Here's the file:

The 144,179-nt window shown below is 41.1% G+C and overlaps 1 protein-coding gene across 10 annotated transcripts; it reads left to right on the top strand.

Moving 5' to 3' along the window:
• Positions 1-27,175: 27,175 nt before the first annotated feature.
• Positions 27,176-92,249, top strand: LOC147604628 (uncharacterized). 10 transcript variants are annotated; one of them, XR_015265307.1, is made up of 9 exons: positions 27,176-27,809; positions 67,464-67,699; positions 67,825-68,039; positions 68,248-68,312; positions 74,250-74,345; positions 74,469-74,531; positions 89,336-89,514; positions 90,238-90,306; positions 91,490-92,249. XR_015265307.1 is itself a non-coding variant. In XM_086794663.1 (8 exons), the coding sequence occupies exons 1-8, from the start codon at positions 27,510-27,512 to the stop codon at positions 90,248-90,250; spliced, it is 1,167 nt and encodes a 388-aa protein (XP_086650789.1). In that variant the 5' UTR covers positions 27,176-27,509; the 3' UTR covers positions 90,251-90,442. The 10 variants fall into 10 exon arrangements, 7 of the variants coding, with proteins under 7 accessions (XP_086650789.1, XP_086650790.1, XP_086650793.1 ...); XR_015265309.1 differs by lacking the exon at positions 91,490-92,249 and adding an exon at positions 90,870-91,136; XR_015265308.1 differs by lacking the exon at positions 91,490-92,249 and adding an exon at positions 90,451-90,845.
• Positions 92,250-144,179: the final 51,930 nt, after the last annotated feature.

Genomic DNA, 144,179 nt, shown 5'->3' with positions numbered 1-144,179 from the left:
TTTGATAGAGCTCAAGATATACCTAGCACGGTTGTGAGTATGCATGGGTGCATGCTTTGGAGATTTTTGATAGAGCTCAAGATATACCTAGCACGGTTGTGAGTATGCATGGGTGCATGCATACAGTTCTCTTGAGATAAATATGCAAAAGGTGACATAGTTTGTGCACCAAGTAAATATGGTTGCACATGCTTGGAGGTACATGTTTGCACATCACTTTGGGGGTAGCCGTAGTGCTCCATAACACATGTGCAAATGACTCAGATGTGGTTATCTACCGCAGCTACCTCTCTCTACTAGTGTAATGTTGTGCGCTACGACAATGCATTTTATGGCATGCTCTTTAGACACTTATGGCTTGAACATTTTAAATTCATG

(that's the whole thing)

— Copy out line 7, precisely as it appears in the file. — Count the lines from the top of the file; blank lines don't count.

TTTGATAGAGCTCAAGATATACCTAGCACGGTTGTGAGTATGCATGGGTGCATGCTTTGGAGATTTTTGATAGAGCTCAAGATATACCTAGCACGGTTGTGAGTATGCATGGGTGCATGCATACAGTTCTCTTGAGATAAATATGCAAAAGGTGACATAGTTTGTGCACCAAGTAAATATGGTTGCACATGCTTGGAGGTACATGTTTGCACATCACTTTGGGGGTAGCCGTAGTGCTCCATAACACATGTGCAAATGACTCAGATGTGGTTATCTACCGCAGCTACCTCTCTCTACTAGTGTAATGTTGTGCGCTACGACAATGCATTTTATGGCATGCTCTTTAGACACTTATGGCTTGAACATTTTAAATTCATG